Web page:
Degrees of Diversity: Talking Race and the MFA

Sonya Larson
From the September/October 2015 issue of
Poets & Writers Magazine

The “Closed Loop” of Publishing, Hiring, and Teaching

Young: In order to get a book published, you either have to embrace your diversity aspect or you have to go the complete opposite and write white. And then, once you publish, you must continue to publish the same kinds of books, over and over. So you can see how this ties in to the academic world. You need books to get hired, but if the same kinds of books are being published, then there can form a kind of closed loop.

Haynes: The issue for African American fiction writers is not the first book—it’s the second book. Because the first book, often, even if it’s well received, it rarely becomes a big best-seller. And that’s probably true of a lot of writers—it’s an impediment for literary fiction and, in particular, writers of color.

Writers of color often publish into a critical vacuum, meaning that the reviewers and the scholars have not been responding to the work. And in academia…you do not get promoted in African American Studies by writing about contemporary literature. And actually, you don’t get promoted in literary studies at all by writing about contemporary literature of any kind.

That’s a problem in terms of the ongoing development of the writer, because there’s no conversation being had about the aesthetic, about where the work is going. When that conversation becomes closed inside a can be successful, but it can also become insular.

Navigating Identity In the Workshop

Young: There’s a word that I absolutely despise: universal. That almost invariably means “the majority culture.” It doesn’t mean “universal,” as in everyone. What it means is, “make it more like this, in order to be universal.” 

It’s a setup for students of color, who are also told to be authentic…you’re being told to be authentic, but if the detail you include is too specific, it’s not “universal.” So that sets up a weird binary that’s not useful.  If for me to be universal I have to be white, I can never be universal.

Haynes: [Let’s say] I’m the workshop leader, and I have a student who’s bringing very specific cultural material to the table. And the conversation comes up: “Well, I don’t understand what that means, so there needs to be a sentence in this story to explain it or to translate that.” Is it the institution’s job to have instructors in place who can help that student of color navigate that, or is that a personal problem?

The “given” response is, “Well, you’ve got to make that ‘accessible’ to ‘everybody.’” But should the institution be prepared to instead say, “Let’s talk about these broader issues of translation”? And if you do it, how to do it?

If the institution isn’t prepared to help that student navigate these questions of translation, the institution has not only failed that student but also all the other students in the program who they are supposedly preparing to go out and teach other students.

Jordan: I would want the institution to create a safe space for students to talk about whatever their subject is in their poem or story, and for them to be able to express their identity. Lorraine Hansberry talks about “the universality of specificity.” She’s saying that you don’t have to be poor, black, and on the South Side of Chicago in 1959 to experience what’s happening in Raisin in the Sun. When I read Chekhov, Joyce, Faulkner—people who have a very specific cultural identity in their work—that’s “the other” to me. [I’m] reading it through this lens of “the other,” but we’re considering it from the standpoint that it’s valid. That’s what’s important—that when [a student] brings work to the workshop, and it has that cultural identity within it, it still has to be seen as valid.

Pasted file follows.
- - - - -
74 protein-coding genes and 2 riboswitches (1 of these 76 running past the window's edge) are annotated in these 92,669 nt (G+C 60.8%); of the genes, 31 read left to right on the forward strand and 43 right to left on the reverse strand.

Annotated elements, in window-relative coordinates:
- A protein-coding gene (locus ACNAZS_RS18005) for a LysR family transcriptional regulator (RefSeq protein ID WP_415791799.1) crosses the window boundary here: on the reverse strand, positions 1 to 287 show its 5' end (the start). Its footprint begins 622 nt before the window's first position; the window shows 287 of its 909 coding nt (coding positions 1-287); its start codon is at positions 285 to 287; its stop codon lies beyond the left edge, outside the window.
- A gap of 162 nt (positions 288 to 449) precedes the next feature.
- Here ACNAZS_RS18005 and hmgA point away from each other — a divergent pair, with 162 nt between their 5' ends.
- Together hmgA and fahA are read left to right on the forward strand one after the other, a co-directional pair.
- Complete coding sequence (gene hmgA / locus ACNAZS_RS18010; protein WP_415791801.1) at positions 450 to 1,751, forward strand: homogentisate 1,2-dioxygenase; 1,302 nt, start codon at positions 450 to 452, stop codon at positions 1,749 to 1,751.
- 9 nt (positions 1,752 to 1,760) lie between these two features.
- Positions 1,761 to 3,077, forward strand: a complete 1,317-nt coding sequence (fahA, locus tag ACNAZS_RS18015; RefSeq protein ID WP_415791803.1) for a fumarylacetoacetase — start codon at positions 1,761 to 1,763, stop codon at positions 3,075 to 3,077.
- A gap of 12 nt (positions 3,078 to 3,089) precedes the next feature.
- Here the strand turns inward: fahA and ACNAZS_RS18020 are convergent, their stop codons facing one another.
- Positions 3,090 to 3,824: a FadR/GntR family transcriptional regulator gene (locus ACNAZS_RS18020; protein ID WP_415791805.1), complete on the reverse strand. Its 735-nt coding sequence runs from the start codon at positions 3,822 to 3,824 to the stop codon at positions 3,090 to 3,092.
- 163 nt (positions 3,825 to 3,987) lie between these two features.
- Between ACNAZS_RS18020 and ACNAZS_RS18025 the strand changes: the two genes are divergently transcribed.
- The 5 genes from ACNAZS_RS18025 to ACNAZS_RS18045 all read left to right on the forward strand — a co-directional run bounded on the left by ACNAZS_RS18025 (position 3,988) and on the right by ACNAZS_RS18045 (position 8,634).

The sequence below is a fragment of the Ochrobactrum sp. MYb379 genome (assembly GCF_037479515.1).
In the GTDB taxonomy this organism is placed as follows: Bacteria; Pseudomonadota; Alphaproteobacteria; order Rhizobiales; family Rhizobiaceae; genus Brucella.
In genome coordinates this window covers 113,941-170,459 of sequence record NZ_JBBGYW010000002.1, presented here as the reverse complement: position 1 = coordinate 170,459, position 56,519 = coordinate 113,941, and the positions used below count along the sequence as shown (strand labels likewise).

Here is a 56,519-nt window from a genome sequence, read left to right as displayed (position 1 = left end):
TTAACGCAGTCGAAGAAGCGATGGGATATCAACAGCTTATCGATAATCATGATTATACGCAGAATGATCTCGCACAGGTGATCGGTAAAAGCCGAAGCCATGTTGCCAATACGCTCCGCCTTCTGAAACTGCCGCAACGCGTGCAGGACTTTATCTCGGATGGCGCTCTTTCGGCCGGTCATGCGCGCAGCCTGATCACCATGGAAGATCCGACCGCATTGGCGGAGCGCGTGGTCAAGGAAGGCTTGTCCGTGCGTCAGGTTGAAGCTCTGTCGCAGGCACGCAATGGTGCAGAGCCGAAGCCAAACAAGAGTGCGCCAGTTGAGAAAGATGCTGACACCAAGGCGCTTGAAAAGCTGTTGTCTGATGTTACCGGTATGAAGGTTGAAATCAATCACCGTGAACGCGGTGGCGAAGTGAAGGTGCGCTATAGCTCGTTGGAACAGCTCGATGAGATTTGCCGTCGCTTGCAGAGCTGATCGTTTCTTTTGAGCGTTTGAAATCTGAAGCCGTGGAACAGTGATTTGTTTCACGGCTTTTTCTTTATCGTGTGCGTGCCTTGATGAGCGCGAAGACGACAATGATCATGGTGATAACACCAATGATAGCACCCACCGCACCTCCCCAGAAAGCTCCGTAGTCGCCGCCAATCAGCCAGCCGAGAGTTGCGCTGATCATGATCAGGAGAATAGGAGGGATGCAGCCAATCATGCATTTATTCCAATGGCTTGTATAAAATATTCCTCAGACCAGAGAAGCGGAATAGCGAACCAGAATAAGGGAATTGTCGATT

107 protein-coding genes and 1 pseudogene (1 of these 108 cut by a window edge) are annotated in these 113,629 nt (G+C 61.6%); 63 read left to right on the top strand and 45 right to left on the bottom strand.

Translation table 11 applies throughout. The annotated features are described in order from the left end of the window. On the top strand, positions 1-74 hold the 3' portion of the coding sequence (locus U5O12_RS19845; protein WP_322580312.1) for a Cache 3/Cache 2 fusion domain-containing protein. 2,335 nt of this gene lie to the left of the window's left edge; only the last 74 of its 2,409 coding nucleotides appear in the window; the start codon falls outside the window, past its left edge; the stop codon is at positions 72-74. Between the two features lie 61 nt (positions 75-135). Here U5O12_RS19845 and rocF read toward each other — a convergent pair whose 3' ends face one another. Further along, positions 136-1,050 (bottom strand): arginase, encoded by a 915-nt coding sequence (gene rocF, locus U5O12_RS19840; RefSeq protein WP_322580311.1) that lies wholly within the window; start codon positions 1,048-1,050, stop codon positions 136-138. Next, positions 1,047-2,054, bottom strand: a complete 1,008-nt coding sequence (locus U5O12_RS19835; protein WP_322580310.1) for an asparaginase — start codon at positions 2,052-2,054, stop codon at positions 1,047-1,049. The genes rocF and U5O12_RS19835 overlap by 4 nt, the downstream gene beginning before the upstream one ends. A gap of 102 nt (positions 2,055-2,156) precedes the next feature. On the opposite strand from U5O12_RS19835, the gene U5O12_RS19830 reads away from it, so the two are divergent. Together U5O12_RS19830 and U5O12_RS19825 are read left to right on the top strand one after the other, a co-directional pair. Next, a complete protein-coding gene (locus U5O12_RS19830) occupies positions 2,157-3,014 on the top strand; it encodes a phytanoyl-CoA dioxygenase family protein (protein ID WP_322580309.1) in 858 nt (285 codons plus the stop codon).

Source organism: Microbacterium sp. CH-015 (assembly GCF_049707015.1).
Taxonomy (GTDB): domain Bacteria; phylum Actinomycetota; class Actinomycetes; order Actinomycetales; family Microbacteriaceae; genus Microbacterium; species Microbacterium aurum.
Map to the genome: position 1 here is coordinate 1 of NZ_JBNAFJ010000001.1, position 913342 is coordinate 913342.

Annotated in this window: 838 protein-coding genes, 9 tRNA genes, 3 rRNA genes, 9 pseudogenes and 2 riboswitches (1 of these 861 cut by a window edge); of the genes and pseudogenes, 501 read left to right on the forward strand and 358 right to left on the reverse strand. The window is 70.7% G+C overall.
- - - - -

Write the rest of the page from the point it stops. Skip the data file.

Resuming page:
Rage and Fear in Challenging Institutions

Haynes: One of the striking things about Junot’s post was the level of rage. The rage is about the difficulty of institutional change. Institutions—and particularly academic institutions—are by their nature conservative entities.

Youn: I think there is a space for rage in the wider culture that doesn’t necessarily translate into the academic culture. No one wants to be the “angry ethnic person.” It’s not going to help you get jobs and it’s not going to help you make friends. It takes writers with international stature or tenure in order to have the privilege to exert rage.

Haynes: My inner response to last summer’s student meeting was, “Be careful. Don’t get yourselves in trouble.”

Chang: Which is interesting, because there’s a huge emphasis on collegiality in academia. It’s a mentoring instinct. I’ve always felt that MFA programs are the opportunity to make representation more diverse. It’s a time in the life and artistic development of writers when these ideas are especially important. [The students] are sort of “fighting against the father,” and they’re going to “kill the father.” So it’s a great time to start these conversations. If it’s going to change, it’s going to change here.

Sonya Larson is a writer whose short fiction has appeared most recently in West Branch, Del Sol Review, the Red Mountain Review, and the Hub. She is at work on a novel about Chinese families living in the swamps of 1930s Mississippi. She is assistant director of the Muse and the Marketplace conference and is studying fiction at Warren Wilson College.